Sunday, May 25, 2008

GLBT DIGEST May 25, 2008

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New York Times
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-Letter: 'Don't Ask, Don't Tell'
Re "Fixing the Military" (editorial, May 18):
Your editorial notes that the Army is reducing its standards, admitting morerecruits without high school diplomas and granting waivers to convictedfelons. Retaining experienced troops and officers is becoming increasinglydifficult. There is an acute shortage of skilled personnel, including Arabicand Farsi translators. Yet gay men and women are forbidden by federal lawfrom serving openly in the armed forces. Since the inception of the lawknown as "don't ask, don't tell," more than 12,500 Americans have beendischarged because they "told" or someone told that they were gay orlesbian. In the last five years we have lost at least 58 Arabic linguistsfor the same reason. Abolishing this discriminatory law would help solve thepersonnel problems of the military, and restore the civil rights ofthousands of gay Americans who cannot serve their country without denyingan important part of who they are. And 58 more Arabic translators would beat their posts.
Aubrey Sarvis
Executive Director, Servicemembers Legal Defense Network

Washington Post
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-R for Restoration Ribaldry
In Springtime, Their Fancy Turns To Love -- and Old Rakes
Unlace your bustiers: It's time for Restoration comedy, with a twist ofOscar Wilde. "A lot of people don't realize how dirty those plays were,"says playwright David Grimm, who takes the Restoration's flair for bawdyplots and witty implication to extremes in his "Measure for Pleasure."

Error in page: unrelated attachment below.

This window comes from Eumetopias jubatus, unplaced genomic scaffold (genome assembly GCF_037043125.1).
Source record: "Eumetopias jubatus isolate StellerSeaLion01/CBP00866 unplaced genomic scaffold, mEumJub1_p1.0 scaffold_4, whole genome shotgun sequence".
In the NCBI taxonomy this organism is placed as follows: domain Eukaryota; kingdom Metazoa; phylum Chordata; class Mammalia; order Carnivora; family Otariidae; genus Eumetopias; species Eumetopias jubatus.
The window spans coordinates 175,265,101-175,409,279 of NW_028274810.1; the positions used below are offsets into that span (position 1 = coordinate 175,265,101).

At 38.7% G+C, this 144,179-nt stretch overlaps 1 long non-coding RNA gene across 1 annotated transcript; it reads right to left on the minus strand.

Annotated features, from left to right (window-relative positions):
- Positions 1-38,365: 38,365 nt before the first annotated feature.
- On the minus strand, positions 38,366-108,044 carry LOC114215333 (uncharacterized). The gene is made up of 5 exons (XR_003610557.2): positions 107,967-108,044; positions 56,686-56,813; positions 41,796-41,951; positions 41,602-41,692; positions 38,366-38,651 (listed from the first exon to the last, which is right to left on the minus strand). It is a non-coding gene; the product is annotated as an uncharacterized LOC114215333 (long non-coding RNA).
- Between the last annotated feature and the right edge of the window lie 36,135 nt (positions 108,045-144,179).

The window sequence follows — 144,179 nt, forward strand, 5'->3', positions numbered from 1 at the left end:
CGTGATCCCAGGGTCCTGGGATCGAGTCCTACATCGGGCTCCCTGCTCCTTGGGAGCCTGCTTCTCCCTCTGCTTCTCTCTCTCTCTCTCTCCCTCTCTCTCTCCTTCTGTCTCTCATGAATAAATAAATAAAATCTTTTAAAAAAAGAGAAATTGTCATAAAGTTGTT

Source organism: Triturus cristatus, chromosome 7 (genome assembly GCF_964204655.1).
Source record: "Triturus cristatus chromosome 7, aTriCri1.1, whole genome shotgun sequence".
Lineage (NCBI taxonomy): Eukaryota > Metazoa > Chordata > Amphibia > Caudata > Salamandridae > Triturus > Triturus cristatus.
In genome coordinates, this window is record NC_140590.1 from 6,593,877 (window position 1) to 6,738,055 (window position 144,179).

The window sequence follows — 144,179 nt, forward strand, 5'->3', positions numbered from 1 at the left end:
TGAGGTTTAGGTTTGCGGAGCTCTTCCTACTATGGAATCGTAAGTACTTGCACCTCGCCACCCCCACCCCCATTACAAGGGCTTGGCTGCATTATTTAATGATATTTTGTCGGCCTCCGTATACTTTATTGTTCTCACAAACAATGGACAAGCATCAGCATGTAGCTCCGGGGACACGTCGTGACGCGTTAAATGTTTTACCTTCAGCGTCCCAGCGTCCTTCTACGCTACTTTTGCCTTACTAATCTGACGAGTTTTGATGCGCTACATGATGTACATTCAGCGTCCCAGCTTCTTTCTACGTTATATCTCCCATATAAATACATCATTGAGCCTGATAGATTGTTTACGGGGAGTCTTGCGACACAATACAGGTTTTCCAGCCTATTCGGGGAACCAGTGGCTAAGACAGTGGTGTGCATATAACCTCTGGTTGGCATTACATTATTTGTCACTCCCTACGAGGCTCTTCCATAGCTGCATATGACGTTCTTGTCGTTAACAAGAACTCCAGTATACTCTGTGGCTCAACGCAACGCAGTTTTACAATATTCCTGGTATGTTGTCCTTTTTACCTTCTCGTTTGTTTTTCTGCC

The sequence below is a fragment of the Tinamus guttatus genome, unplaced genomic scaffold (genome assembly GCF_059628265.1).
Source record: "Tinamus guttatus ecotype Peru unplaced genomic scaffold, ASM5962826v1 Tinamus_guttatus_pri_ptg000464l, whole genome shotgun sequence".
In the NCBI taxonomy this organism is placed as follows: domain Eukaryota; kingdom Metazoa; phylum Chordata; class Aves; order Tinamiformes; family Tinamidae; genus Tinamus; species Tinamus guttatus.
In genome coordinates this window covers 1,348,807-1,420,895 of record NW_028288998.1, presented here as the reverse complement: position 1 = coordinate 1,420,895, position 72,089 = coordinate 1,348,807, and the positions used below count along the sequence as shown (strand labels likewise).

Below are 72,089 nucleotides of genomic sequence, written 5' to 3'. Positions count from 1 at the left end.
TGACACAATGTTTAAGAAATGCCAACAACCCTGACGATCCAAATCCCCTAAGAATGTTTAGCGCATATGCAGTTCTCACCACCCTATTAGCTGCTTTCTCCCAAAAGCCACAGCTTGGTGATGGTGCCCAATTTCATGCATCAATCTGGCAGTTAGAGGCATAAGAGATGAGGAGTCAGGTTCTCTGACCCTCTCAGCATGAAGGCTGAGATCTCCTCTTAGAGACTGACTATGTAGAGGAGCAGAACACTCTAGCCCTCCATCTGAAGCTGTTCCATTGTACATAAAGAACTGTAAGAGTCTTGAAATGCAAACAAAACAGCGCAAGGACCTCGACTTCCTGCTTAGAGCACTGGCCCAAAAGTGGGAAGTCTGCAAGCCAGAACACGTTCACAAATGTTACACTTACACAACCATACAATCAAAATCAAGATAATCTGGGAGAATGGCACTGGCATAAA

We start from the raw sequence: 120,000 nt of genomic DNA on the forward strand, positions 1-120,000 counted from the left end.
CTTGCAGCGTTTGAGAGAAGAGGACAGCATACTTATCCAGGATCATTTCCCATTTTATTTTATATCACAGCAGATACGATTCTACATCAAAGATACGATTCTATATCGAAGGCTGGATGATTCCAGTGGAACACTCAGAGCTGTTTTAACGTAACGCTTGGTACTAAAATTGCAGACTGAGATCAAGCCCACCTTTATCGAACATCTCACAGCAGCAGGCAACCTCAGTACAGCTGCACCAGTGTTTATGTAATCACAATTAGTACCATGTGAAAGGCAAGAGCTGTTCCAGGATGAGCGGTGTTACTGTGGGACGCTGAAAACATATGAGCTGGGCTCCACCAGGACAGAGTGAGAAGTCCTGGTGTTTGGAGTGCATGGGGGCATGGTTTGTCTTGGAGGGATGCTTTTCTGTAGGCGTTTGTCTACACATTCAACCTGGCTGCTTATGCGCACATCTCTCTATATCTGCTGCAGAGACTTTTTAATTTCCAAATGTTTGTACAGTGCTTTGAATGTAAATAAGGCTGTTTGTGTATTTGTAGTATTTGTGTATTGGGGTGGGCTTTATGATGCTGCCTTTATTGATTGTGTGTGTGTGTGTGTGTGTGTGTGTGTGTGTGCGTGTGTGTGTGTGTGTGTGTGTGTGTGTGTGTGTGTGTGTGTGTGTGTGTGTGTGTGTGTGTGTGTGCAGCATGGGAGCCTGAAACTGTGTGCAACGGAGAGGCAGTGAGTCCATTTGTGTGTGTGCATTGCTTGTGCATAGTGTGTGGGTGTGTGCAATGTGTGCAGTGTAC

Restoration comedies were a rowdy backlash against England'smid-17th-century Puritan rule, when theater was generally banned. WhenCharles II reclaimed the throne in 1660, the theaters were reopened andpredatory characters with amoral thirsts were common on the stage.

-Gay, Punk and Ever the Provocateur
WITH each passing year the British artist and iconoclast Derek Jarman seemsat once more important and more marginal. His place in history as apioneering gay filmmaker is secure, but his work remains little seen, andthe spirit in which it was made seems further away than ever.

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-Poll: Majority In Calif Would Ban Gay Marriage
More than half of California residents would support amending the stateconstitution to outlaw gay marriage, according to a poll published Friday.

-2 Pro-Gay Laws Signed In Maryland
Maryland Gov. Martin O'Malley (D) has signed two bills that will benefitsame-sex couples in the state.

-Cannes Stars Raise $10M For AIDS Research
The Material Girl parted with a few personal possessions - a custom-madewhite guitar and the contents of her handbag - at a benefit to raise moneyfor AIDS research.

-NY Gov: Clinton Should Stop Mich. Fla. Effort
New York Gov. David Paterson, a superdelegate who supports Hillary RodhamClinton, said she's showing "a little desperation" and should give up hereffort to count votes from renegade primaries in Michigan and Florida.

-Obama Tries To Reassure Jewish Voters